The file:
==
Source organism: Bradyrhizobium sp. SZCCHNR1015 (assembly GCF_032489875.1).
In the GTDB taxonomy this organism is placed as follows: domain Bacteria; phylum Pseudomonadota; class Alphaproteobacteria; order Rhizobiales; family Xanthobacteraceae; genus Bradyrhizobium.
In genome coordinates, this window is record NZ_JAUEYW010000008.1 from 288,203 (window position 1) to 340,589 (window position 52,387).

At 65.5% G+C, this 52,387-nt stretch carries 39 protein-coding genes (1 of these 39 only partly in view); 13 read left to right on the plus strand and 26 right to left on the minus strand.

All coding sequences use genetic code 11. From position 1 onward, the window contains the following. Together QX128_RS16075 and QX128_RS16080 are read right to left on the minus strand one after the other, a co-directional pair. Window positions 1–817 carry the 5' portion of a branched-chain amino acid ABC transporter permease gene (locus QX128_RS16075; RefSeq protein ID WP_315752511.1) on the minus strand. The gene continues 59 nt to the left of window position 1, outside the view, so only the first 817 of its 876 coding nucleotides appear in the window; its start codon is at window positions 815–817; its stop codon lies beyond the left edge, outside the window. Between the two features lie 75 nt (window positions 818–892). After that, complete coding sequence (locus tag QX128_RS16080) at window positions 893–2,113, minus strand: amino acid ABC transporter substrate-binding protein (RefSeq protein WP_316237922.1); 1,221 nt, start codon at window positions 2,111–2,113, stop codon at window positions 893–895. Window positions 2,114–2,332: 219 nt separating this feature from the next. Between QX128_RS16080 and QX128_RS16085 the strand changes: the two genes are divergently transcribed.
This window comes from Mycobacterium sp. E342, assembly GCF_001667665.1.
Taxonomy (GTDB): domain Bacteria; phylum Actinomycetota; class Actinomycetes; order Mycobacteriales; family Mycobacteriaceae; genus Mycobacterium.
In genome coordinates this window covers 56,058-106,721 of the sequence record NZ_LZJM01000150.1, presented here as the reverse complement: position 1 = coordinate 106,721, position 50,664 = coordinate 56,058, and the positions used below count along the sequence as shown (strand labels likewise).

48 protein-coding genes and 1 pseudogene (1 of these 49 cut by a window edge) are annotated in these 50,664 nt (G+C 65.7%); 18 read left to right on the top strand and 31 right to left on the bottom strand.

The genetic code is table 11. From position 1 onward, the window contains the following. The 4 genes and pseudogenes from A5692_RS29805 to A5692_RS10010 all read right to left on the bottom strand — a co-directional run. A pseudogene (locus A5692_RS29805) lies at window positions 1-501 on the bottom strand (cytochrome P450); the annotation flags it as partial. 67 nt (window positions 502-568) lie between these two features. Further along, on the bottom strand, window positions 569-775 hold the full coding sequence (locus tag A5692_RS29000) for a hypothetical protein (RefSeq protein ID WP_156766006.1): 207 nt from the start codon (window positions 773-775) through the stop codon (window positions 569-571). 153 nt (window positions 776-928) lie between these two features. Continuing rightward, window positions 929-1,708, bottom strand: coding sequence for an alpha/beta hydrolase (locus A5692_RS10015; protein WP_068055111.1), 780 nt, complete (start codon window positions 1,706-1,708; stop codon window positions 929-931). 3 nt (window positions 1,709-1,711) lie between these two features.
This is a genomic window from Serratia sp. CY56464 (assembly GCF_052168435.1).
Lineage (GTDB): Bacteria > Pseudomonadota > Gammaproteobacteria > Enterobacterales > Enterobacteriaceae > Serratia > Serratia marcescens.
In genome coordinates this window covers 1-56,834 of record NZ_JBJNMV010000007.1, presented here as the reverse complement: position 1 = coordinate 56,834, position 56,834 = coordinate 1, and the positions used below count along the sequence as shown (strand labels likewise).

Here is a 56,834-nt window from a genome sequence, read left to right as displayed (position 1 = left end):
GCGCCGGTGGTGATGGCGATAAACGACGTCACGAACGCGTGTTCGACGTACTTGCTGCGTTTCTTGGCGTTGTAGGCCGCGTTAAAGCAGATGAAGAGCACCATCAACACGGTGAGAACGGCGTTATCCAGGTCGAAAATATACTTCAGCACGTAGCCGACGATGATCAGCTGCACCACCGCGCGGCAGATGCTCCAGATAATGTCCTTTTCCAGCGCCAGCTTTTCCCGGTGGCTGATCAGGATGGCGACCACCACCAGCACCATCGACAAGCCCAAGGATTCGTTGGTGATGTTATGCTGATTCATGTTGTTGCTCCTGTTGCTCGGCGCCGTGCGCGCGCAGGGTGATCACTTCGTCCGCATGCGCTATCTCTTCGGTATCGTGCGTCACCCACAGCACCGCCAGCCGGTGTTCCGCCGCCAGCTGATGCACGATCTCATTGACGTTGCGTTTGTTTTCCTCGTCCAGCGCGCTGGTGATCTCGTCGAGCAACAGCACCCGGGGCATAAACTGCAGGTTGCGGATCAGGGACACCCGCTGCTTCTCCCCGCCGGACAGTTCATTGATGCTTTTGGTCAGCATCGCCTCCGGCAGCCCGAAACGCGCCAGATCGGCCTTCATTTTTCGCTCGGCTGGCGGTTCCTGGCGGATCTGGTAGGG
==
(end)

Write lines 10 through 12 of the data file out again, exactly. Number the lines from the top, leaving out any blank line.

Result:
The genetic code is table 11. From position 1 onward, the window contains the following. The 4 genes and pseudogenes from A5692_RS29805 to A5692_RS10010 all read right to left on the bottom strand — a co-directional run. A pseudogene (locus A5692_RS29805) lies at window positions 1-501 on the bottom strand (cytochrome P450); the annotation flags it as partial. 67 nt (window positions 502-568) lie between these two features. Further along, on the bottom strand, window positions 569-775 hold the full coding sequence (locus tag A5692_RS29000) for a hypothetical protein (RefSeq protein ID WP_156766006.1): 207 nt from the start codon (window positions 773-775) through the stop codon (window positions 569-571). 153 nt (window positions 776-928) lie between these two features. Continuing rightward, window positions 929-1,708, bottom strand: coding sequence for an alpha/beta hydrolase (locus A5692_RS10015; protein WP_068055111.1), 780 nt, complete (start codon window positions 1,706-1,708; stop codon window positions 929-931). 3 nt (window positions 1,709-1,711) lie between these two features.
This is a genomic window from Serratia sp. CY56464 (assembly GCF_052168435.1).
Lineage (GTDB): Bacteria > Pseudomonadota > Gammaproteobacteria > Enterobacterales > Enterobacteriaceae > Serratia > Serratia marcescens.